Staunton, September 30 – This week, Moscow historian Arkady Popov completes his demolition of what he calls the eight myths of the Krymnash movement with an essay in “Yezhednevny zhurnal” about the claims of the backers of that trend that the occupation of Crimea would be something cost-free (ej.ru/?a=note&id=28694).
(For discussions of his earlier articles in this series, see windowoneurasia2.blogspot.com/2015/07/none-of-eight-myths-in-putins-crimea-is.html, windowoneurasia2.blogspot.com/2015/08/moscows-claims-of-historic-right-to.html, windowoneurasia2.blogspot.com/2015/08/popov-demolishes-third-krymnash-myth.html, windowoneurasia2.blogspot.com/2015/08/fourth-putin-myth-about-crimean.html, windowoneurasia2.blogspot.com/2015/08/fifth-myth-of-krymnashism-ukrainian.html, windowoneurasia2.blogspot.com/2015/09/popov-demolishes-krymnash-myth-of.html and windowoneurasia2.blogspot.com/2015/09/seventh-krymnash-myth-that-annexation.html.)
There is “something childish” in the assumption that the annexation of Crimea would be cost-free, he writes, because adults know that “one must pay” for what one does; and the costs of the Crimean adventure, he suggests, are becoming ever more obvious in three areas: economic harm, combat losses, and, what is especially serious, “the barbarization” of Russia.
The economic costs direct and indirect of the annexation of Crimea are both easiest and most difficult to specify, Popov points out. On the one hand, there are statistics about specific costs and burdens. But on the other, these statistics are by their nature unreliable, in most cases understated, and occasionally difficult to disaggregate Crimean from other costs.
The Russian government has said that over the next five to six years, Moscow will give Crimea a trillion rubles (160 billion US dollars). That means Crimea will be costing the Russian government more than the entire Far East and all the North Caucasus republics. Only Ingushetia and Chechnya will have a greater percentage of their budgets paid for by the center.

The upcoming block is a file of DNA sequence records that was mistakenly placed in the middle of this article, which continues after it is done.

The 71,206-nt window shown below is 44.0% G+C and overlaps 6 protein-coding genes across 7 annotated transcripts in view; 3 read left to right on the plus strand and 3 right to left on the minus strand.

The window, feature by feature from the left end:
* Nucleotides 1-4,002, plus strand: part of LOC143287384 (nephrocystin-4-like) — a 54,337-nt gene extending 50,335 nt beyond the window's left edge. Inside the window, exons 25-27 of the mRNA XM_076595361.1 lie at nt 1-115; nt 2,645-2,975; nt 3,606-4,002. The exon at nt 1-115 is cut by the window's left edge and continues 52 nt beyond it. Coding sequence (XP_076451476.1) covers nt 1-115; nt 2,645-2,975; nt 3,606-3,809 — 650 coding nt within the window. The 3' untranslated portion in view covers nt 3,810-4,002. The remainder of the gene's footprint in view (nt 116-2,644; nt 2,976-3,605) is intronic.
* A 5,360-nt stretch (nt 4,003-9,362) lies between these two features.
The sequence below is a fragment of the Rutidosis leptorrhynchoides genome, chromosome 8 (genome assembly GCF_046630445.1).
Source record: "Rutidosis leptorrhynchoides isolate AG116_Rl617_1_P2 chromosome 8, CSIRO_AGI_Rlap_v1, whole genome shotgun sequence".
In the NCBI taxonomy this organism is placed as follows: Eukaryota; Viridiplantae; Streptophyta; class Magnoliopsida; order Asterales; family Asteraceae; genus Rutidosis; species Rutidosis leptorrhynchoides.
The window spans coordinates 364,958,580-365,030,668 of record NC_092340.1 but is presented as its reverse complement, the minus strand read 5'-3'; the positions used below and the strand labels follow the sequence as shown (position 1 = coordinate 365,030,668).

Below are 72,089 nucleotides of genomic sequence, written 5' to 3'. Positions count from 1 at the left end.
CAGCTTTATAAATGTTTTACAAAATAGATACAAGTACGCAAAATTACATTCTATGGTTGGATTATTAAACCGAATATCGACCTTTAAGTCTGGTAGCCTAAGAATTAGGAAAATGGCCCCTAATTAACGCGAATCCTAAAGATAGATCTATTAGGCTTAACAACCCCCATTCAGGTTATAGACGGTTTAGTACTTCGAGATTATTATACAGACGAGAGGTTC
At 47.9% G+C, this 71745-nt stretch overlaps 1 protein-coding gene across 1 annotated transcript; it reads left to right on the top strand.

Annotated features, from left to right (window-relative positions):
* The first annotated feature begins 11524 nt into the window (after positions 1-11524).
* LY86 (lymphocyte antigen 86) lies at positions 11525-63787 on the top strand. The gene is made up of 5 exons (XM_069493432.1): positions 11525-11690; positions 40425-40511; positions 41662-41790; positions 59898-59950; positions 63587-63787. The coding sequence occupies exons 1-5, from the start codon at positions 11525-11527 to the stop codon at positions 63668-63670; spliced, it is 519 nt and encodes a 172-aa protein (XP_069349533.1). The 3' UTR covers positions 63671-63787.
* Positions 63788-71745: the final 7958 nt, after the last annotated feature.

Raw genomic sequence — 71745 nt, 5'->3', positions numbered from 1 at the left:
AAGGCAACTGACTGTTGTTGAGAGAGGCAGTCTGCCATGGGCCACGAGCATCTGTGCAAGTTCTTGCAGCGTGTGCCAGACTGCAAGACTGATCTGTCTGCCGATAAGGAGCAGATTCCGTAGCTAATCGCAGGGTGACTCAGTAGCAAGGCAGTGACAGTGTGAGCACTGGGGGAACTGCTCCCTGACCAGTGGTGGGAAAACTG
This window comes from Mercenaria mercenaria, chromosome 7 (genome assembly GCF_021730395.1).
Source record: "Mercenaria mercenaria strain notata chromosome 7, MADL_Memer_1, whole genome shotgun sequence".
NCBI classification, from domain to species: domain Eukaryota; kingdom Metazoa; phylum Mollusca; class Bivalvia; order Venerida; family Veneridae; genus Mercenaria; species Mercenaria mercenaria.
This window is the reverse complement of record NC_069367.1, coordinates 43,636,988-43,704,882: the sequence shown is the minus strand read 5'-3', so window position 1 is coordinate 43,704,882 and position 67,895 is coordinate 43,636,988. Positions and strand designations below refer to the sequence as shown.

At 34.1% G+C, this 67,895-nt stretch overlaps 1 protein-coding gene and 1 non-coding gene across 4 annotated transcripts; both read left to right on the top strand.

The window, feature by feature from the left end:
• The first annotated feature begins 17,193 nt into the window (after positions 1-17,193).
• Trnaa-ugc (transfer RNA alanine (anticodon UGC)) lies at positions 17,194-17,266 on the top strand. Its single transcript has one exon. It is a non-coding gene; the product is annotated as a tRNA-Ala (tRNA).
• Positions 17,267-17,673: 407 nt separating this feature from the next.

There is no basis for optimism that Crimea will be able to escape from this situation anytime soon, given the collapse of tourism and the economy more generally on the peninsula, Popov says. Tourism is down by a third and visitors coming by rail by 66 times, something air and sea routes cannot hope to make up.
Industrial production on the peninsula is down ten percent over the last year, and construction has fallen by 55 percent. Moreover, the economy has been further disordered by a rash of illegal privatizations, something that the authorities have supported as a means of excluding unwanted outside influences, something it has succeeded in doing.
But the real costs of the Anschluss are broader because of how that action has affected the Russian economy as a whole. Production, incomes and GDP are all down, inflation is up, and Russia’s credit rating has fallen to “junk” status. More and more Russians recognize this and wouldn’t have voted to annex Crimea if they had had the chance and don’t now want to spend so much money on this Kremlin project.
The second part of the costs of the Crimean annexation are human losses, Popov says. While Moscow continues to say that the annexation cost Russia no loss of life, the fact is that Crimea is directly connected to the fighting in the Donbas which has claimed thousands of lives and forced more than a million people to leave their homes.
And the third part of the costs of Crimea, in many ways the most disturbing, is the way in which that action has led to “the barbarization of [Russian] society.” It can’t be measured in dollars and cents or other statistics, but it is much in evidence, extremely serious and widely felt, the Moscow historian says.”
Since Crimea, Russian society has acquired “the atmosphere of a besieged fortress,” Popov says, “and with that have returned almost the entire range of the worst aspects of Soviet consciousness: the cult of force and contempt for law, suspiciousness to those who think differently and hatred of liberalism.”
Things haven’t reached the point of “a real war with ‘Gayeurope,” he continues, but “the murder of Nemtsov shows that the war which has inflamed Ukraine has come to Russia,” because what the Kremlin wanted to achieve in Crimea and the Donbas was first and foremost an indication of what it planned for Russia itself.